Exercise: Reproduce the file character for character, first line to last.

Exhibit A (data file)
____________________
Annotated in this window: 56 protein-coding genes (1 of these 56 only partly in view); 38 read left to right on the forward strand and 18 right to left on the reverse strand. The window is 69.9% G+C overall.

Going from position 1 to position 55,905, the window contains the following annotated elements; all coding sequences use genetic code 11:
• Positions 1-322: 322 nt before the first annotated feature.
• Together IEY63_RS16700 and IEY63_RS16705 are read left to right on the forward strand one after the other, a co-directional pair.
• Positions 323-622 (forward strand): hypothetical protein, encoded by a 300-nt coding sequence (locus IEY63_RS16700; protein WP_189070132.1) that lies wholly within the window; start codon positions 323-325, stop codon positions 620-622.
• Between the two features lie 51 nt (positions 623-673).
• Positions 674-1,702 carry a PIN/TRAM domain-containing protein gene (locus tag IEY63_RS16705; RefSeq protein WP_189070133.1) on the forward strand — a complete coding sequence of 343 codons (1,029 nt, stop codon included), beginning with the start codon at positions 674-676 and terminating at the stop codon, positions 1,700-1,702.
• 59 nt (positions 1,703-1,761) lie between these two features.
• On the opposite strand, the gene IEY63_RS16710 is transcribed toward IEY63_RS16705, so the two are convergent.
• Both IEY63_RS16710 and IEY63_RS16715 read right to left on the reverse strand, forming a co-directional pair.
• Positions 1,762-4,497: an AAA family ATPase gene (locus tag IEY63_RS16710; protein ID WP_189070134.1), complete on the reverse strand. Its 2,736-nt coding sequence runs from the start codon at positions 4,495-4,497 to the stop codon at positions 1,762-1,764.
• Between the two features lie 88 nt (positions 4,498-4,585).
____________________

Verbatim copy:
Annotated in this window: 56 protein-coding genes (1 of these 56 only partly in view); 38 read left to right on the forward strand and 18 right to left on the reverse strand. The window is 69.9% G+C overall.

Going from position 1 to position 55,905, the window contains the following annotated elements; all coding sequences use genetic code 11:
• Positions 1-322: 322 nt before the first annotated feature.
• Together IEY63_RS16700 and IEY63_RS16705 are read left to right on the forward strand one after the other, a co-directional pair.
• Positions 323-622 (forward strand): hypothetical protein, encoded by a 300-nt coding sequence (locus IEY63_RS16700; protein WP_189070132.1) that lies wholly within the window; start codon positions 323-325, stop codon positions 620-622.
• Between the two features lie 51 nt (positions 623-673).
• Positions 674-1,702 carry a PIN/TRAM domain-containing protein gene (locus tag IEY63_RS16705; RefSeq protein WP_189070133.1) on the forward strand — a complete coding sequence of 343 codons (1,029 nt, stop codon included), beginning with the start codon at positions 674-676 and terminating at the stop codon, positions 1,700-1,702.
• 59 nt (positions 1,703-1,761) lie between these two features.
• On the opposite strand, the gene IEY63_RS16710 is transcribed toward IEY63_RS16705, so the two are convergent.
• Both IEY63_RS16710 and IEY63_RS16715 read right to left on the reverse strand, forming a co-directional pair.
• Positions 1,762-4,497: an AAA family ATPase gene (locus tag IEY63_RS16710; protein ID WP_189070134.1), complete on the reverse strand. Its 2,736-nt coding sequence runs from the start codon at positions 4,495-4,497 to the stop codon at positions 1,762-1,764.
• Between the two features lie 88 nt (positions 4,498-4,585).